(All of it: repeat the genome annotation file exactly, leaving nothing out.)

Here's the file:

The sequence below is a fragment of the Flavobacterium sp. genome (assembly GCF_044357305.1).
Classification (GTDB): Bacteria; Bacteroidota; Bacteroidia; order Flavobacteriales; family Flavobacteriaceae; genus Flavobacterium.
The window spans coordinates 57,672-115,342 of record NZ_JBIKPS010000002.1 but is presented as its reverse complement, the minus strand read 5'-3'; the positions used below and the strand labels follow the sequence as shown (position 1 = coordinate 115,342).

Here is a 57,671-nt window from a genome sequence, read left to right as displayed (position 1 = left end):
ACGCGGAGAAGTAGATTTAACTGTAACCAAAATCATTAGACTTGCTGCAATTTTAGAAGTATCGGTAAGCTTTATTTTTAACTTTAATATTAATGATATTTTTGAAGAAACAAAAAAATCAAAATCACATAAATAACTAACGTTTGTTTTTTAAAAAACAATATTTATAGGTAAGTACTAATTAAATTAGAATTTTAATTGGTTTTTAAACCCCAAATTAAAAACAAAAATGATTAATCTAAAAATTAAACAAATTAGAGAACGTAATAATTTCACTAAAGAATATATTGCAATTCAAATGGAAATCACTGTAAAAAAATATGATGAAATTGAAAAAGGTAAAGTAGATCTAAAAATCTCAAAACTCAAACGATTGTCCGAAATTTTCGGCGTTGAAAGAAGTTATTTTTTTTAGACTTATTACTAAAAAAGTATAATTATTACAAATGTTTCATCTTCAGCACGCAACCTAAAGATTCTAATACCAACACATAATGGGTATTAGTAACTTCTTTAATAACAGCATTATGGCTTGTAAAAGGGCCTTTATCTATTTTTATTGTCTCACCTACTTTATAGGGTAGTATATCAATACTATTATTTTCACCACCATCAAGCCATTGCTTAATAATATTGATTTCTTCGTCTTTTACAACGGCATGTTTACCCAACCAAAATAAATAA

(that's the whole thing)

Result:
The sequence below is a fragment of the Flavobacterium sp. genome (assembly GCF_044357305.1).
Classification (GTDB): Bacteria; Bacteroidota; Bacteroidia; order Flavobacteriales; family Flavobacteriaceae; genus Flavobacterium.
The window spans coordinates 57,672-115,342 of record NZ_JBIKPS010000002.1 but is presented as its reverse complement, the minus strand read 5'-3'; the positions used below and the strand labels follow the sequence as shown (position 1 = coordinate 115,342).

Here is a 57,671-nt window from a genome sequence, read left to right as displayed (position 1 = left end):
ACGCGGAGAAGTAGATTTAACTGTAACCAAAATCATTAGACTTGCTGCAATTTTAGAAGTATCGGTAAGCTTTATTTTTAACTTTAATATTAATGATATTTTTGAAGAAACAAAAAAATCAAAATCACATAAATAACTAACGTTTGTTTTTTAAAAAACAATATTTATAGGTAAGTACTAATTAAATTAGAATTTTAATTGGTTTTTAAACCCCAAATTAAAAACAAAAATGATTAATCTAAAAATTAAACAAATTAGAGAACGTAATAATTTCACTAAAGAATATATTGCAATTCAAATGGAAATCACTGTAAAAAAATATGATGAAATTGAAAAAGGTAAAGTAGATCTAAAAATCTCAAAACTCAAACGATTGTCCGAAATTTTCGGCGTTGAAAGAAGTTATTTTTTTTAGACTTATTACTAAAAAAGTATAATTATTACAAATGTTTCATCTTCAGCACGCAACCTAAAGATTCTAATACCAACACATAATGGGTATTAGTAACTTCTTTAATAACAGCATTATGGCTTGTAAAAGGGCCTTTATCTATTTTTATTGTCTCACCTACTTTATAGGGTAGTATATCAATACTATTATTTTCACCACCATCAAGCCATTGCTTAATAATATTGATTTCTTCGTCTTTTACAACGGCATGTTTACCCAACCAAAATAAATAA